How might design enhance our understanding of, and our ability to communicate about, law as a social phenomenon? At what cost? Mindsets, tools and processes from design such as visualisation, sprints and prototyping are increasingly identified as distinctive and useful; and adopted across legal fields from practice to activism to policy-making (Perry-Kessaris 2019). With the… Continue reading Work in progress: Doing socio-legal research in design mode
The IEL Pop Up Collection was designed to ‘make unity from and for diversity’, visibly and tangibly, and with prefigurative spirit.
We invite you to attend a workshop devoted to reframing your current sociolegal research project using design-based strategies, and in so doing to improve your abilities to explain (ask: how?), to generate (ask: why?) and to speculate (ask: what if?) in relation to it. In this one day hands-on workshop you will make three types… Continue reading Workshop: making sociolegal research visible and tangible
https://vimeo.com/214063697 Work in progress shows are a standard element of design degrees. Like work in progress sessions in social sciences they offer an opportunity to reflect and take stock. But the visible and tangible features of design shows introduce a several additional and productive dimensions and I discovered when I displayed my work on the theme of 'Making… Continue reading Showing sociolegal design as work in progress
This is the eight in a series of experiments (first, second, third, fourth, fifth, sixth and seventh) investigating how model making can be used in sociolegal research processes. As these experiments have progressed I have come to realise that my intention is to understand how we can, and why we might, make sociolegal research ‘visible and tangible’. This experiment is similar… Continue reading Sociolegal model making 8: Pop-Up Museum of Legal Objects
Sociolegal model making 7: Object-based commentary in a curated setting from Amanda Perry-Kessaris on Vimeo. This is the seventh in a series of experiments (see here for the first, second, third, fourth, fifth and sixth) investigating how model making can be used in sociolegal research processes. As these experiments have progressed I have come to realise that my intention is to understand how… Continue reading Sociolegal model making 7: object-based commentary in a curated space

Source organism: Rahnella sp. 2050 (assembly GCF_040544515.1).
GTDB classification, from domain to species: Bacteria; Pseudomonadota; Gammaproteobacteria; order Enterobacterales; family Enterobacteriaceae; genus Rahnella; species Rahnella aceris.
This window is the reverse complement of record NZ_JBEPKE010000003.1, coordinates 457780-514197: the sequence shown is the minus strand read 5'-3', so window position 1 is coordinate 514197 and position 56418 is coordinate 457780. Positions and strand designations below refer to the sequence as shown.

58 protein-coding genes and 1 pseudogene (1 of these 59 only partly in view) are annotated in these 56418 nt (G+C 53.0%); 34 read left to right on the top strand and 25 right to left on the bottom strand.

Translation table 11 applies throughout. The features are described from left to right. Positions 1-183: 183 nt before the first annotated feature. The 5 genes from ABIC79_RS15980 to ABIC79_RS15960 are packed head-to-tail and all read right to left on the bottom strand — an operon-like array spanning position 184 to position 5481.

My first encounter with ox-hide ingots was on the cover of a specialist economic history text. Cyprus is home to the largest deposits of copper ore in the Mediterranean region, concentrated around the Trodoos mountains. I came face-to-face with, and became attached to, my ox-hide ingot during an experiment in object-based brainstorming that I conducted in… Continue reading In pursuit of the copper ox-hide ingot
https://vimeo.com/199899293 This is the sixth in a series of experiments (see the first, second, third, fourth and fifth) investigating how modelling can be used in sociolegal research processes. I am a sociolegal researcher seeking to generate insights that are both theoretically informed and empirically grounded. Almost all my research includes qualitative, semi-structured interviews that are always time consuming and expensive to complete and sometimes awkward. But they are also usually extremely… Continue reading Sociolegal model making 6: place-holding
I have been conducting empirical field-based research since 1995 in India, Sri Lanka and Cyprus. In recent years I have been systematically deploying an increasing range of graphic design-based methods as a sociolegal research tool. One result has been that my sociolegal work now produces visible traces, and these are readily shareable via social media. So… Continue reading Experimenting with open fieldwork
The Future Imaginaries series run by the Innovation Insights Hub at the University of the Arts London included a Policy Imaginaries workshop led by Director of the Hub, Lucy Kimbell and Noah Raford of the Museum of the Future in Dubai. The workshop focus was on how the 'future-making practices' used by designers can be deployed in a policy context, using the… Continue reading Collaborative making to solve policy problems: lessons for legal research?